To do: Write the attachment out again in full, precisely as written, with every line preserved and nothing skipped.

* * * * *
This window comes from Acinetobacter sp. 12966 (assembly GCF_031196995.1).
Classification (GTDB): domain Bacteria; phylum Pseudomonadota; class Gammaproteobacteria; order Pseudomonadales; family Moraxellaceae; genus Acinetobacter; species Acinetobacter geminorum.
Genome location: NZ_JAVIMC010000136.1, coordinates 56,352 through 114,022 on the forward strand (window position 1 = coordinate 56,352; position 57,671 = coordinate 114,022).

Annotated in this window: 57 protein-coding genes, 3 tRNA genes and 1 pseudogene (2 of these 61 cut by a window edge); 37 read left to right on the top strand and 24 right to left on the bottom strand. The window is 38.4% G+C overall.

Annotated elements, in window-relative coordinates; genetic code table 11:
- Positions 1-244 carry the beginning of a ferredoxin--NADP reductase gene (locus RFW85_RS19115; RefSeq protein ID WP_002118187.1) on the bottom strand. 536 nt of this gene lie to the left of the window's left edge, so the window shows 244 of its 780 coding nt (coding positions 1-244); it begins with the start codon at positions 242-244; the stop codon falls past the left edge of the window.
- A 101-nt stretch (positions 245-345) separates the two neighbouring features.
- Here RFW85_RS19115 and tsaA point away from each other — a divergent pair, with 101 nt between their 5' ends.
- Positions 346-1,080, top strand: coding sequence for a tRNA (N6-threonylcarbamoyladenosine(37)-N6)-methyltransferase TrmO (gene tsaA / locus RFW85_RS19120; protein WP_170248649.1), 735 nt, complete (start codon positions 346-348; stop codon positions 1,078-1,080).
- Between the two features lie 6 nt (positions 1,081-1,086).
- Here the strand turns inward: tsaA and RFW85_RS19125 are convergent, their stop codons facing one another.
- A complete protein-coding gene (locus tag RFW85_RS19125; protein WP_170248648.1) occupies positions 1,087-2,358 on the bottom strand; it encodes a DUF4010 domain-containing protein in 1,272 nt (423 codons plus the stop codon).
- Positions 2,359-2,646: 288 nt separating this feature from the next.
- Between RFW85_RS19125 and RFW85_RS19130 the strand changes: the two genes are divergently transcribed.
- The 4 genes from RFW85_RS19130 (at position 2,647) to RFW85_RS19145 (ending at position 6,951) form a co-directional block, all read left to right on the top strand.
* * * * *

This window comes from Acinetobacter sp. 12966 (assembly GCF_031196995.1).
Classification (GTDB): domain Bacteria; phylum Pseudomonadota; class Gammaproteobacteria; order Pseudomonadales; family Moraxellaceae; genus Acinetobacter; species Acinetobacter geminorum.
Genome location: NZ_JAVIMC010000136.1, coordinates 56,352 through 114,022 on the forward strand (window position 1 = coordinate 56,352; position 57,671 = coordinate 114,022).

Annotated in this window: 57 protein-coding genes, 3 tRNA genes and 1 pseudogene (2 of these 61 cut by a window edge); 37 read left to right on the top strand and 24 right to left on the bottom strand. The window is 38.4% G+C overall.

Annotated elements, in window-relative coordinates; genetic code table 11:
- Positions 1-244 carry the beginning of a ferredoxin--NADP reductase gene (locus RFW85_RS19115; RefSeq protein ID WP_002118187.1) on the bottom strand. 536 nt of this gene lie to the left of the window's left edge, so the window shows 244 of its 780 coding nt (coding positions 1-244); it begins with the start codon at positions 242-244; the stop codon falls past the left edge of the window.
- A 101-nt stretch (positions 245-345) separates the two neighbouring features.
- Here RFW85_RS19115 and tsaA point away from each other — a divergent pair, with 101 nt between their 5' ends.
- Positions 346-1,080, top strand: coding sequence for a tRNA (N6-threonylcarbamoyladenosine(37)-N6)-methyltransferase TrmO (gene tsaA / locus RFW85_RS19120; protein WP_170248649.1), 735 nt, complete (start codon positions 346-348; stop codon positions 1,078-1,080).
- Between the two features lie 6 nt (positions 1,081-1,086).
- Here the strand turns inward: tsaA and RFW85_RS19125 are convergent, their stop codons facing one another.
- A complete protein-coding gene (locus tag RFW85_RS19125; protein WP_170248648.1) occupies positions 1,087-2,358 on the bottom strand; it encodes a DUF4010 domain-containing protein in 1,272 nt (423 codons plus the stop codon).
- Positions 2,359-2,646: 288 nt separating this feature from the next.
- Between RFW85_RS19125 and RFW85_RS19130 the strand changes: the two genes are divergently transcribed.
- The 4 genes from RFW85_RS19130 (at position 2,647) to RFW85_RS19145 (ending at position 6,951) form a co-directional block, all read left to right on the top strand.